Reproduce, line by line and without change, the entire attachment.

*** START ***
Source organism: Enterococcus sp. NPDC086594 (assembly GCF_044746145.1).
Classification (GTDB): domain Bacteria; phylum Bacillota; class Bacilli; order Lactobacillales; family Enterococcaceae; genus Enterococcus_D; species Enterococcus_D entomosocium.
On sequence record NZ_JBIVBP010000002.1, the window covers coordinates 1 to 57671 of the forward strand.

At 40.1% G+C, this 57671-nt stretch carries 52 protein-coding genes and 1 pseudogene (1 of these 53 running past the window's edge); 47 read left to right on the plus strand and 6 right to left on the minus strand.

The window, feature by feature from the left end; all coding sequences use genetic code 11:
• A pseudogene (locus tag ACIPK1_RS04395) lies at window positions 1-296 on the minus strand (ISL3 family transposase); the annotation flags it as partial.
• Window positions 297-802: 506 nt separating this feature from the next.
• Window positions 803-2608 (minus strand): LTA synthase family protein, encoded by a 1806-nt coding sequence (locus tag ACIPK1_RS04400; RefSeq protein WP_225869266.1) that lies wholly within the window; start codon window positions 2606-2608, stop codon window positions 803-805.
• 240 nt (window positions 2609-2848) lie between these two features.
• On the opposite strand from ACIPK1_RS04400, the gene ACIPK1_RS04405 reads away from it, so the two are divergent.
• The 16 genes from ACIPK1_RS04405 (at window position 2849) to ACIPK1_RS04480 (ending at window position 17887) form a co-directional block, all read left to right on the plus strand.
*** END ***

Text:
Source organism: Enterococcus sp. NPDC086594 (assembly GCF_044746145.1).
Classification (GTDB): domain Bacteria; phylum Bacillota; class Bacilli; order Lactobacillales; family Enterococcaceae; genus Enterococcus_D; species Enterococcus_D entomosocium.
On sequence record NZ_JBIVBP010000002.1, the window covers coordinates 1 to 57671 of the forward strand.

At 40.1% G+C, this 57671-nt stretch carries 52 protein-coding genes and 1 pseudogene (1 of these 53 running past the window's edge); 47 read left to right on the plus strand and 6 right to left on the minus strand.

The window, feature by feature from the left end; all coding sequences use genetic code 11:
• A pseudogene (locus tag ACIPK1_RS04395) lies at window positions 1-296 on the minus strand (ISL3 family transposase); the annotation flags it as partial.
• Window positions 297-802: 506 nt separating this feature from the next.
• Window positions 803-2608 (minus strand): LTA synthase family protein, encoded by a 1806-nt coding sequence (locus tag ACIPK1_RS04400; RefSeq protein WP_225869266.1) that lies wholly within the window; start codon window positions 2606-2608, stop codon window positions 803-805.
• 240 nt (window positions 2609-2848) lie between these two features.
• On the opposite strand from ACIPK1_RS04400, the gene ACIPK1_RS04405 reads away from it, so the two are divergent.
• The 16 genes from ACIPK1_RS04405 (at window position 2849) to ACIPK1_RS04480 (ending at window position 17887) form a co-directional block, all read left to right on the plus strand.